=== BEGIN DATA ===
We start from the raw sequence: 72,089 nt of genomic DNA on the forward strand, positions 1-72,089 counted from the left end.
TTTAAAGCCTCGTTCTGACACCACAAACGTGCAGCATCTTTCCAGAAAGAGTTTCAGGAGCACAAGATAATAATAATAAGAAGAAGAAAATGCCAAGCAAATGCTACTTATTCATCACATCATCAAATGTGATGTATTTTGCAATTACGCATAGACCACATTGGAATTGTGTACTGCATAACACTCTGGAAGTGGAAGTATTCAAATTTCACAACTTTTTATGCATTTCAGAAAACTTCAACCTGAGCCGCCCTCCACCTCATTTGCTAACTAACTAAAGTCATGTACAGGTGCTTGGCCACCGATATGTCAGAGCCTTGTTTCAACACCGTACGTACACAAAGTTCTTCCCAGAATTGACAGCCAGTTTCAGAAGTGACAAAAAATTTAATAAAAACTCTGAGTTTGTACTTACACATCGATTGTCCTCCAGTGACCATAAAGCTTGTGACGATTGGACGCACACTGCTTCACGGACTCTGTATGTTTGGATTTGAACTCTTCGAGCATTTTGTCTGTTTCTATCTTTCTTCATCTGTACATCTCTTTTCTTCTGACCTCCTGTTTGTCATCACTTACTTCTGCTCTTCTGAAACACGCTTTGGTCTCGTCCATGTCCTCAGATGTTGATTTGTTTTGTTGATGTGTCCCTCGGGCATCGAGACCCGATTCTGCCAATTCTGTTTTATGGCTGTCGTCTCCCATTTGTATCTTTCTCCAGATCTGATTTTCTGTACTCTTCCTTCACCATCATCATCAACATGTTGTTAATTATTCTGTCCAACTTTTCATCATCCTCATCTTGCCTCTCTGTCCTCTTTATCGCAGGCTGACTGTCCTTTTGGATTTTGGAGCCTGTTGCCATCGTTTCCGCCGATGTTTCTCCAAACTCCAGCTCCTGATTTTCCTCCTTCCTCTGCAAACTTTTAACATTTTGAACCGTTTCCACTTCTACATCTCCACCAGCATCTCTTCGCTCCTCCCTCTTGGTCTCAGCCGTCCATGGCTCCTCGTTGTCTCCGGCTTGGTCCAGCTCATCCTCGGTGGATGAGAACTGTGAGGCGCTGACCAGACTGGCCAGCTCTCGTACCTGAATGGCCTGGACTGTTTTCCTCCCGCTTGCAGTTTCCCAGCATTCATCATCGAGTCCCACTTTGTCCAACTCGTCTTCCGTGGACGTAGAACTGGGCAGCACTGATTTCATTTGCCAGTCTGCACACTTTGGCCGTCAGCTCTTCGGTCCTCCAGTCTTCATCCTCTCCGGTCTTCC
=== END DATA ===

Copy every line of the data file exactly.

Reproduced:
We start from the raw sequence: 72,089 nt of genomic DNA on the forward strand, positions 1-72,089 counted from the left end.
TTTAAAGCCTCGTTCTGACACCACAAACGTGCAGCATCTTTCCAGAAAGAGTTTCAGGAGCACAAGATAATAATAATAAGAAGAAGAAAATGCCAAGCAAATGCTACTTATTCATCACATCATCAAATGTGATGTATTTTGCAATTACGCATAGACCACATTGGAATTGTGTACTGCATAACACTCTGGAAGTGGAAGTATTCAAATTTCACAACTTTTTATGCATTTCAGAAAACTTCAACCTGAGCCGCCCTCCACCTCATTTGCTAACTAACTAAAGTCATGTACAGGTGCTTGGCCACCGATATGTCAGAGCCTTGTTTCAACACCGTACGTACACAAAGTTCTTCCCAGAATTGACAGCCAGTTTCAGAAGTGACAAAAAATTTAATAAAAACTCTGAGTTTGTACTTACACATCGATTGTCCTCCAGTGACCATAAAGCTTGTGACGATTGGACGCACACTGCTTCACGGACTCTGTATGTTTGGATTTGAACTCTTCGAGCATTTTGTCTGTTTCTATCTTTCTTCATCTGTACATCTCTTTTCTTCTGACCTCCTGTTTGTCATCACTTACTTCTGCTCTTCTGAAACACGCTTTGGTCTCGTCCATGTCCTCAGATGTTGATTTGTTTTGTTGATGTGTCCCTCGGGCATCGAGACCCGATTCTGCCAATTCTGTTTTATGGCTGTCGTCTCCCATTTGTATCTTTCTCCAGATCTGATTTTCTGTACTCTTCCTTCACCATCATCATCAACATGTTGTTAATTATTCTGTCCAACTTTTCATCATCCTCATCTTGCCTCTCTGTCCTCTTTATCGCAGGCTGACTGTCCTTTTGGATTTTGGAGCCTGTTGCCATCGTTTCCGCCGATGTTTCTCCAAACTCCAGCTCCTGATTTTCCTCCTTCCTCTGCAAACTTTTAACATTTTGAACCGTTTCCACTTCTACATCTCCACCAGCATCTCTTCGCTCCTCCCTCTTGGTCTCAGCCGTCCATGGCTCCTCGTTGTCTCCGGCTTGGTCCAGCTCATCCTCGGTGGATGAGAACTGTGAGGCGCTGACCAGACTGGCCAGCTCTCGTACCTGAATGGCCTGGACTGTTTTCCTCCCGCTTGCAGTTTCCCAGCATTCATCATCGAGTCCCACTTTGTCCAACTCGTCTTCCGTGGACGTAGAACTGGGCAGCACTGATTTCATTTGCCAGTCTGCACACTTTGGCCGTCAGCTCTTCGGTCCTCCAGTCTTCATCCTCTCCGGTCTTCC